Bought another Android TV stick based on the RK3066 SoC, the MK808 which is as far as I’ve understood kind of the default board to hack on.
MK808 Android TV stick
Also bought a BeagleBone Black development board. Why? Because apparently JACK runs well on it, also with USB interfaces (no need for the ALSA softmode option!) so I assume the USB implementation is better than those of the Raspberry Pi and the RK3066 based board I currently own. And I could get it cheaper over here in The Netherlands than other viable alternatives like the pcDuino or Cubieboard, also because of a coupon code I found on tweakers.net so I got a price reduction of a few Euros. Another reason why I bought it are the so-called capes that are available for this board. These capes are basically add-on boards and the cape that has my most attention is the audio cape. I’m thinking about buying that specific cape, solder two Neutriks on the audio in and out and turn it into the easiest DIY guitar effect box ever. Of course with guitarix loaded on it, the devs have done an incredible amount of work recently to get guitarix running flawlessly and painlessly on ARM dev boards like the BeagleBone Black.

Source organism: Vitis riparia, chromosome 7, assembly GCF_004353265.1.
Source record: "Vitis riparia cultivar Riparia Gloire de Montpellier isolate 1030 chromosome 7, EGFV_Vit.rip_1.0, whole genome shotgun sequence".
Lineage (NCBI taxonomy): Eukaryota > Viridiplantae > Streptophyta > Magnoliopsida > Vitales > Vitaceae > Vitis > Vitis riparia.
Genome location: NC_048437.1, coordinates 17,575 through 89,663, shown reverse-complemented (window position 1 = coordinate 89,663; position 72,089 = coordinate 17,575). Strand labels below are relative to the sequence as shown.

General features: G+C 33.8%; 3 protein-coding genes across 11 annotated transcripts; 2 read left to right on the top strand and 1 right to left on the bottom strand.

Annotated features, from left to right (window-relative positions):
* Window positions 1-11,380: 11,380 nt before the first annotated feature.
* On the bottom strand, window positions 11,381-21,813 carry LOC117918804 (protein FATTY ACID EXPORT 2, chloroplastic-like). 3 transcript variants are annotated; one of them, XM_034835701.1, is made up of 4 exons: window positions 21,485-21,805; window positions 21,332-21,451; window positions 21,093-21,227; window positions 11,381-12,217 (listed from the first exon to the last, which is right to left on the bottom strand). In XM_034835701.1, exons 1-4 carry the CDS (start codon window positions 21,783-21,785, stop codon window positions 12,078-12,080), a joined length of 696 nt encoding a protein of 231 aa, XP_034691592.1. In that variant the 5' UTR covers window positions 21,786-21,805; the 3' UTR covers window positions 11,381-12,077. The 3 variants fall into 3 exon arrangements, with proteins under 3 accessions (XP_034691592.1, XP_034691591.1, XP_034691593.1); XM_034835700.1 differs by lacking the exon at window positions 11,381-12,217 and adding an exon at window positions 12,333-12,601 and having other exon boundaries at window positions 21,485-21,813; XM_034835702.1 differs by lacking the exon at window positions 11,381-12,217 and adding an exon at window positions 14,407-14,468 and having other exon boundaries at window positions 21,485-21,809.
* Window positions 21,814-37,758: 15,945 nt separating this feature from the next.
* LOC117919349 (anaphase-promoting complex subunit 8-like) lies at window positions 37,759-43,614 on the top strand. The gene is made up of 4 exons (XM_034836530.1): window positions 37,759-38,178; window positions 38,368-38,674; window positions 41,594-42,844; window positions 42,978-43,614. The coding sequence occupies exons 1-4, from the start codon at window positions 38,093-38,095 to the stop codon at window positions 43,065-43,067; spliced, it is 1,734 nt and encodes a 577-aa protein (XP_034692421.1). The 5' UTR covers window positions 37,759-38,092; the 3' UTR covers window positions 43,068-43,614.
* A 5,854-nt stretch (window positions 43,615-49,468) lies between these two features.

BeagleBone Audio Cape
My latest DealExtreme order also contained a bunch of these: 0.3mm Metal Guitar Picks (24-Piece)
They we’re only a couple of bucks so I thought why not, let’s give it a shot. And I actually like them. These picks add a slight bit of high to my guitar sound and they give me some more control. But they’re metal picks so they’re pretty ruthless. Ruthless yes. Yesterday during rehearsal I spent more time replacing strings than actually rehearsing. One string after the other simply snapped. So with respect to string wear these picks are apparently not such a good buy.